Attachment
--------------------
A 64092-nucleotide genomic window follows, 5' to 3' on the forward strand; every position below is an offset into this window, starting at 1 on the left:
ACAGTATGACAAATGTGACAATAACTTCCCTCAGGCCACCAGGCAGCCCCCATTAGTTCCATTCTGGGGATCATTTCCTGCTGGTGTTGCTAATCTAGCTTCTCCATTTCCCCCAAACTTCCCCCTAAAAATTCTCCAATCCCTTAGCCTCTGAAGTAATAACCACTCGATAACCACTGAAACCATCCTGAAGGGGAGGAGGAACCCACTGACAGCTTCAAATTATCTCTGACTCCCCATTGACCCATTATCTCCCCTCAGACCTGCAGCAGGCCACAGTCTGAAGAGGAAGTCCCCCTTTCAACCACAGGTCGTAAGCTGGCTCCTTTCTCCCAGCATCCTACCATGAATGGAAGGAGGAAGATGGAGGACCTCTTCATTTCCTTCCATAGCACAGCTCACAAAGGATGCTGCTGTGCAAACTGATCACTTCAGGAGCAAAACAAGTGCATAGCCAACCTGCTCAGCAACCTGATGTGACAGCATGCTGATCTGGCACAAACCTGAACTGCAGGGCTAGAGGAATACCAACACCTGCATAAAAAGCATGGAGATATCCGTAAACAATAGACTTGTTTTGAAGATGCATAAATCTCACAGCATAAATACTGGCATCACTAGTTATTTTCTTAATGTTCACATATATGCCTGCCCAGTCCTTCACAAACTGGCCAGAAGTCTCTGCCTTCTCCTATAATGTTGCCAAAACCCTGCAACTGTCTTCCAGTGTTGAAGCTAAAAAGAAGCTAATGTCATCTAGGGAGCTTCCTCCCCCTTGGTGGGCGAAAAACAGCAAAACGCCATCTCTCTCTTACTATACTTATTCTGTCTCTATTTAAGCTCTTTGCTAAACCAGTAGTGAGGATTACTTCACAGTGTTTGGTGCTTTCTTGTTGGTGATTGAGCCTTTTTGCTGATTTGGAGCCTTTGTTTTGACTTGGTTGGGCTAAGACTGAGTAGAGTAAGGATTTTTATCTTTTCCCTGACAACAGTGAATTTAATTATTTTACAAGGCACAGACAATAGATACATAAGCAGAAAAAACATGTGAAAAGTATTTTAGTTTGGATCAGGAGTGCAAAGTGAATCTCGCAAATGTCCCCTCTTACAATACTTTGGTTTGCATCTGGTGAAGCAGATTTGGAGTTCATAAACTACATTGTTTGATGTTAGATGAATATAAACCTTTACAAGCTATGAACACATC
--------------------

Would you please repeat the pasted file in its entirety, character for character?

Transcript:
A 64092-nucleotide genomic window follows, 5' to 3' on the forward strand; every position below is an offset into this window, starting at 1 on the left:
ACAGTATGACAAATGTGACAATAACTTCCCTCAGGCCACCAGGCAGCCCCCATTAGTTCCATTCTGGGGATCATTTCCTGCTGGTGTTGCTAATCTAGCTTCTCCATTTCCCCCAAACTTCCCCCTAAAAATTCTCCAATCCCTTAGCCTCTGAAGTAATAACCACTCGATAACCACTGAAACCATCCTGAAGGGGAGGAGGAACCCACTGACAGCTTCAAATTATCTCTGACTCCCCATTGACCCATTATCTCCCCTCAGACCTGCAGCAGGCCACAGTCTGAAGAGGAAGTCCCCCTTTCAACCACAGGTCGTAAGCTGGCTCCTTTCTCCCAGCATCCTACCATGAATGGAAGGAGGAAGATGGAGGACCTCTTCATTTCCTTCCATAGCACAGCTCACAAAGGATGCTGCTGTGCAAACTGATCACTTCAGGAGCAAAACAAGTGCATAGCCAACCTGCTCAGCAACCTGATGTGACAGCATGCTGATCTGGCACAAACCTGAACTGCAGGGCTAGAGGAATACCAACACCTGCATAAAAAGCATGGAGATATCCGTAAACAATAGACTTGTTTTGAAGATGCATAAATCTCACAGCATAAATACTGGCATCACTAGTTATTTTCTTAATGTTCACATATATGCCTGCCCAGTCCTTCACAAACTGGCCAGAAGTCTCTGCCTTCTCCTATAATGTTGCCAAAACCCTGCAACTGTCTTCCAGTGTTGAAGCTAAAAAGAAGCTAATGTCATCTAGGGAGCTTCCTCCCCCTTGGTGGGCGAAAAACAGCAAAACGCCATCTCTCTCTTACTATACTTATTCTGTCTCTATTTAAGCTCTTTGCTAAACCAGTAGTGAGGATTACTTCACAGTGTTTGGTGCTTTCTTGTTGGTGATTGAGCCTTTTTGCTGATTTGGAGCCTTTGTTTTGACTTGGTTGGGCTAAGACTGAGTAGAGTAAGGATTTTTATCTTTTCCCTGACAACAGTGAATTTAATTATTTTACAAGGCACAGACAATAGATACATAAGCAGAAAAAACATGTGAAAAGTATTTTAGTTTGGATCAGGAGTGCAAAGTGAATCTCGCAAATGTCCCCTCTTACAATACTTTGGTTTGCATCTGGTGAAGCAGATTTGGAGTTCATAAACTACATTGTTTGATGTTAGATGAATATAAACCTTTACAAGCTATGAACACATC